Lymphatic filariasis

One of the NTDs, lymphatic filariasis, is a disease in which parasitic filarial worms are transmitted by mosquitoes to humans. If not treated early, it can cause legs to swell extremely in a syndrome called elephantiasis, causing difficulties in living. Over 800 million people are estimated to be at risk of contracting the disease mainly in emerging and developing countries, but preventive and treatment drugs have been in short supply globally.

What formed a significant obstacle for efforts to control the disease was one of the three types of drugs for its prevention and treatment, diethylcarbamazine citrate (DEC).

To control the disease, DEC needs to be administered together with another type of tablet annually for at least five years. (In countries where river blindness, another NTD, is widespread, the other two types of drugs are administered due to side effects of DEC.) WHO recently issued guidelines in which it said that, in a country where DEC tablets can be administered, the disease can be contained if all three types are administered together two times.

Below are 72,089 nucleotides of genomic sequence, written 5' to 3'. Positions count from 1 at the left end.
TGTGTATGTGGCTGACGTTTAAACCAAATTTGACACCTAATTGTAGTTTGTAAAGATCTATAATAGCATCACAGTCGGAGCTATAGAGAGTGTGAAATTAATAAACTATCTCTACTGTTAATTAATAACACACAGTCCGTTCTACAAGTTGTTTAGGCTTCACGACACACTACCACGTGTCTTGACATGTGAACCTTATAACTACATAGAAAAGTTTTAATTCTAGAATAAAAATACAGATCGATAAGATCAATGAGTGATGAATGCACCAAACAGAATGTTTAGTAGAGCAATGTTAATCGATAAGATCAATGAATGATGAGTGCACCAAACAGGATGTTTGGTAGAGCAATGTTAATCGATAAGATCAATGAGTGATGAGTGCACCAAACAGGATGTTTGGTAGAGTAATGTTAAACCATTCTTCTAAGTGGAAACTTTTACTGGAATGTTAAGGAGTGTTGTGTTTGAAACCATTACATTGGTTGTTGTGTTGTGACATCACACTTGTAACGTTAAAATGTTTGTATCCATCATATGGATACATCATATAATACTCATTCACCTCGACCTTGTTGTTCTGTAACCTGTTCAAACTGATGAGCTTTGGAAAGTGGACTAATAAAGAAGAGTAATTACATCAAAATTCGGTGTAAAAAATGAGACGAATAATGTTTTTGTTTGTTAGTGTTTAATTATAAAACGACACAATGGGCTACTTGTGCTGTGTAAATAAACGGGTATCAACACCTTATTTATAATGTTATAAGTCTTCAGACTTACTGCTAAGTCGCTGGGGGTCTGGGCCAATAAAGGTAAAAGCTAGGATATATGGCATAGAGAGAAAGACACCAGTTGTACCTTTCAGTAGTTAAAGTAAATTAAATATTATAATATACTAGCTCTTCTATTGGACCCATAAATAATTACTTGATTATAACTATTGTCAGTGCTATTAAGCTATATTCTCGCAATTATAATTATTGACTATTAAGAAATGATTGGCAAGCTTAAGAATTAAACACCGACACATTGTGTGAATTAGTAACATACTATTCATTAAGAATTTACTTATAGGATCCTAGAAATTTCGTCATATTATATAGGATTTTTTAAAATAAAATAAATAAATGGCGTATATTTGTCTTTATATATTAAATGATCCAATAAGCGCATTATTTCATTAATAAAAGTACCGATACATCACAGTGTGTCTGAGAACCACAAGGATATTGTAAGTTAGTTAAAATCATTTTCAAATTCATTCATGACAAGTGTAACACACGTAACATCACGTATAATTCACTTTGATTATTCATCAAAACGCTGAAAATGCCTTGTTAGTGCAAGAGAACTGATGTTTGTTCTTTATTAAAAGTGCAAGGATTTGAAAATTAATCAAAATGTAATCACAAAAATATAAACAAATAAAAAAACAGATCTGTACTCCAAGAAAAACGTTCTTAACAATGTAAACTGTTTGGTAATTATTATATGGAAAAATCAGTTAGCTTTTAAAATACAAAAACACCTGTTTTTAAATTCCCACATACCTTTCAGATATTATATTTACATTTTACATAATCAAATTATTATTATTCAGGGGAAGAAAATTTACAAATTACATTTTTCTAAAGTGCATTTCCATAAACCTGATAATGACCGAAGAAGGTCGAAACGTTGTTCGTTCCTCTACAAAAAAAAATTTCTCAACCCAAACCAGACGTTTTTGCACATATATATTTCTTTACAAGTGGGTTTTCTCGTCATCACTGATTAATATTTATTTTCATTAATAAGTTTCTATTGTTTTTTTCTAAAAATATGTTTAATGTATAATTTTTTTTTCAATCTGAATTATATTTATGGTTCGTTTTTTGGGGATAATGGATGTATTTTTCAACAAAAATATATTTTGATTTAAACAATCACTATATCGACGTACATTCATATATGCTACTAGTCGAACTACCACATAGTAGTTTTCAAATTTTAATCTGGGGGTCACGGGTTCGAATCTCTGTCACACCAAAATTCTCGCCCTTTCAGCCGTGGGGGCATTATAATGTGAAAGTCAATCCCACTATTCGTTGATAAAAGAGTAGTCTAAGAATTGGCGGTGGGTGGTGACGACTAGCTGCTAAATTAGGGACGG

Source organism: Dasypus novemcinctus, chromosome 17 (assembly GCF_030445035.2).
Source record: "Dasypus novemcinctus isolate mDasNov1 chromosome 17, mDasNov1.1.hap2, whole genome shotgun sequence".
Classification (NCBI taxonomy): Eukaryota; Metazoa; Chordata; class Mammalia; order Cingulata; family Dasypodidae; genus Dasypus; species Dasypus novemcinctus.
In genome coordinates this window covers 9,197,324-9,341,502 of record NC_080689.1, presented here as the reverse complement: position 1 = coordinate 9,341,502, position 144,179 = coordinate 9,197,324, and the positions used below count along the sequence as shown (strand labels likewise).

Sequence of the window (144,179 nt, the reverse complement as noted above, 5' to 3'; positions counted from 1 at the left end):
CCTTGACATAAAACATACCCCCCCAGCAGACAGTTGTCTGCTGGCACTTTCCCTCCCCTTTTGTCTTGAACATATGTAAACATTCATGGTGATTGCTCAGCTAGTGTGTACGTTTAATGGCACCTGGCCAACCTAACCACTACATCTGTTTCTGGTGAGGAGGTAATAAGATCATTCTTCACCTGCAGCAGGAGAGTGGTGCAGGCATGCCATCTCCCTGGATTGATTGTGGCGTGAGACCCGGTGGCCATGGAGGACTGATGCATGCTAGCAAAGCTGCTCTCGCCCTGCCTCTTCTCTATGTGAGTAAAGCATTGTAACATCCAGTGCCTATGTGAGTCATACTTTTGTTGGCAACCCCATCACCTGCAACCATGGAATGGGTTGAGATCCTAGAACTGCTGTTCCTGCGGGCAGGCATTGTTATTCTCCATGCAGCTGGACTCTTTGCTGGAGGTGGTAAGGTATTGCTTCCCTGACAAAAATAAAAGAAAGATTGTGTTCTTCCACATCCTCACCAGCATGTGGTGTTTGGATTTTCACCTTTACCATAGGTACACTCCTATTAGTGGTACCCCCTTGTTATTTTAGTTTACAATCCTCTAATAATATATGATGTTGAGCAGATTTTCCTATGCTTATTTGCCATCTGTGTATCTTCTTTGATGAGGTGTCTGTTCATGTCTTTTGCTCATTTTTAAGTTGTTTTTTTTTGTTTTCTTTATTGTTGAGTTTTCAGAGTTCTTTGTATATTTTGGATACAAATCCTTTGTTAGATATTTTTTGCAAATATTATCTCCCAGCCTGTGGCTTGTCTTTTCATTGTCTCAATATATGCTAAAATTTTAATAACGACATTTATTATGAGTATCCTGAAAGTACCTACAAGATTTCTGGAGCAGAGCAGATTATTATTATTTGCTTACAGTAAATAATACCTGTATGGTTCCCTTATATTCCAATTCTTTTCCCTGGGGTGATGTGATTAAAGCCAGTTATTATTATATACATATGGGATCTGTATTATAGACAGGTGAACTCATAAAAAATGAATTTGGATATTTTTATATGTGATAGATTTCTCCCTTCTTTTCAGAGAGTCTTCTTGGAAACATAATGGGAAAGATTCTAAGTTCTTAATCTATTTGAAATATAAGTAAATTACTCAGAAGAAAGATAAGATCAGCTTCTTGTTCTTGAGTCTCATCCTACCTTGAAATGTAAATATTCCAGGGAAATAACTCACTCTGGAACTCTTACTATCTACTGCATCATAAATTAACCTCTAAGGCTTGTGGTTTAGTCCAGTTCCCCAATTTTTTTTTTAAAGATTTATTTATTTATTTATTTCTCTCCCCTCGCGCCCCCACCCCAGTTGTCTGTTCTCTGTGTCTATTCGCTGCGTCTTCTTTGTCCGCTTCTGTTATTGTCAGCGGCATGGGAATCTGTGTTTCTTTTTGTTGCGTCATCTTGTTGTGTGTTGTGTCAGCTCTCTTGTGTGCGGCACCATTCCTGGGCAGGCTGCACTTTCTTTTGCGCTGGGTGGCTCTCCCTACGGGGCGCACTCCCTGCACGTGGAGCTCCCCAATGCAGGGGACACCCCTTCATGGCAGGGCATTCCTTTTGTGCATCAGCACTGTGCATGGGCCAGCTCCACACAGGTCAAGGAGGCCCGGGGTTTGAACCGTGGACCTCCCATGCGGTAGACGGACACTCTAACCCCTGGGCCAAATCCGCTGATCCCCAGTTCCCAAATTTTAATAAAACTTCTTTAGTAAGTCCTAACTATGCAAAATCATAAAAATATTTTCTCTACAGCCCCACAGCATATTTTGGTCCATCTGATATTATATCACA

However, treatment drugs for NTDs are old medicines in advanced nations and thus are not profitable. There are few drugmakers that supply them consistently. In particular, no company was capable of supplying DEC tablets on a global scale until 2010, when Eisai offered to help.

Eisai Chief Executive Officer Haruo Naito was serving as president of the International Federation of Pharmaceutical Manufacturers & Associations, headquartered in Geneva. While repeatedly communicating with the director-general of the WHO, which also is headquartered in Geneva, Naito learned that the WHO wanted to control lymphatic filariasis, but there was an obstacle. Naito promised Eisai would do what it could to help.

“At the time, Eisai had never manufactured DEC tablets,” said Sayoko Sasaki, Eisai’s vice president in charge of ESG-related operations. “And then Naito said: ‘Donation is something that can be done by charitable organizations. What [Eisai] can do best as an R&D company is to stably supply high-quality drugs.’ So we decided to develop and manufacture the drug at a new plant in India, which we were preparing to launch, and provide it for free around the world.”

Over 2 billion tablets